Monday, July 24, 2006

Benjamin Bagby's Beowulf

We went to Lincoln Center on Saturday night to see and hear Ben Bagby perform the first third of Beowulf. It was amazing: as a performance, as a story, as a feat of memory and stamina. Over 1,000 lines of text (and I have trouble memorizing 15 lines!) in Old English, spoken, sung, declaimed, and everything in between. I was really moved by the story, too, the hero who sees a problem and decides, even though the monster Grendel isn't his own problem, that he should offer to deal with the situation when the king's men prove unable to help, even though it might cost him his life.

I saw Ben perform this once before maybe 8 years ago, at the Amherst Early Music Festival, I believe. His performance has developed a lot and is totally embodied physically with a wonderful play of gesture and facial expression to match the amazing variety of vocalizing. He uses his right hand to play the harp, and then to gesture, sitting almost all the while on a small bench. So the movement is very limited, and yet...clear, telling, exciting. I especially liked the many ways he managed to eat his hand and paw his face while imitating Grendel devouring the sleeping warriors, but also striking was Beowulf removing his helmet and his sword before the battle (because he has decided to do battle with his bare hands) and the way the repetition of the gesture of supplication or address to the gods created a gestural refrain through the piece. The shadows cast by his little footlights silhouetting his gestures were a nice addition to the performance.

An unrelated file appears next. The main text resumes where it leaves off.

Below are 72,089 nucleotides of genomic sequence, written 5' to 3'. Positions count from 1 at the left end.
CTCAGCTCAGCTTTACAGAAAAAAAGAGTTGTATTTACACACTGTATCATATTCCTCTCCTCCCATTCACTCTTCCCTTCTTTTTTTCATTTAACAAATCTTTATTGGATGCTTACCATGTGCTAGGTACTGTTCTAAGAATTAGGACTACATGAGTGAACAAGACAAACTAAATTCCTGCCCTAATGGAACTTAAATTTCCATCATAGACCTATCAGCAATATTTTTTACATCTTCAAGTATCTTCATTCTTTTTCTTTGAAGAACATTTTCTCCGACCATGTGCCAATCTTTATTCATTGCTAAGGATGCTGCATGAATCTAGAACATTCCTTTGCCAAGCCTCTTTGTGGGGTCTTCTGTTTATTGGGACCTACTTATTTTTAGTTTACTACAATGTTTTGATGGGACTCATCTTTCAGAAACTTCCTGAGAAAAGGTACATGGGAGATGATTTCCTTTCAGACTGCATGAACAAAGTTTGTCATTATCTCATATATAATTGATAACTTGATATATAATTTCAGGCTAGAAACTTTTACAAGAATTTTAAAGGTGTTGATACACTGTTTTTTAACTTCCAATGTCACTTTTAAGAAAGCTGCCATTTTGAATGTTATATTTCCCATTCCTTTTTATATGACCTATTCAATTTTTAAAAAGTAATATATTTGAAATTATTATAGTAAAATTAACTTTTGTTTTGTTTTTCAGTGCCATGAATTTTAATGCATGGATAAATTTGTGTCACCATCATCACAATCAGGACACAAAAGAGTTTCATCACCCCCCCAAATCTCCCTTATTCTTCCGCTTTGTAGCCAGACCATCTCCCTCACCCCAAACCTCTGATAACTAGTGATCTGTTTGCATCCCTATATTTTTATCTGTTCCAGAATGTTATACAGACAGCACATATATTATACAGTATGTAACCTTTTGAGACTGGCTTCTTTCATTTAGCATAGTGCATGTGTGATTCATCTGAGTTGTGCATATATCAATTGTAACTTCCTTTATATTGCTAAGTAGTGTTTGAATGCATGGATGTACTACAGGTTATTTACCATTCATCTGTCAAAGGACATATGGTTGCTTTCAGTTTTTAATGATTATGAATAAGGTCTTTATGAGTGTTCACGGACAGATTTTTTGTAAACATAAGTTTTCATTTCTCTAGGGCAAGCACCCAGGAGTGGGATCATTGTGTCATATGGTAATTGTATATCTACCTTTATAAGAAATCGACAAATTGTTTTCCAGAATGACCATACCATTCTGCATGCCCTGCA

I want to know what happens next--there were enough little hints as the narrative came to a close that sent me riffling the bookshelf to see if I had kept my tattered copy of Beowulf, and I think the sad answer is, no, I did not. I'll have to add it to the summer library list. Meanwhile check out the website where you can see upcoming performances, pictures, and purchase a DVD.


Anonymous Anonymous said...

Truly anyone who has any artistic bent at all should see this! Although I admit I could cry at Hallmark commercials, I was surprised that I cried after this. I was soooo verklemt! Oy! But I think it was no so much the story himself. I mean, come on! Beowulf strangles a horrific monster with his bare hands. Herioc indeed! And incredibly generous! But hanky material? It was the sheer brilliance that he had in pulling it off, and what must have gone in to that (As you said, years). I guess it was the Vissi D'arte nature of it that had me all weepy!

But you know all of this, Jennifer, because I was the other half of "we."

August 08, 2006 12:20 AM  

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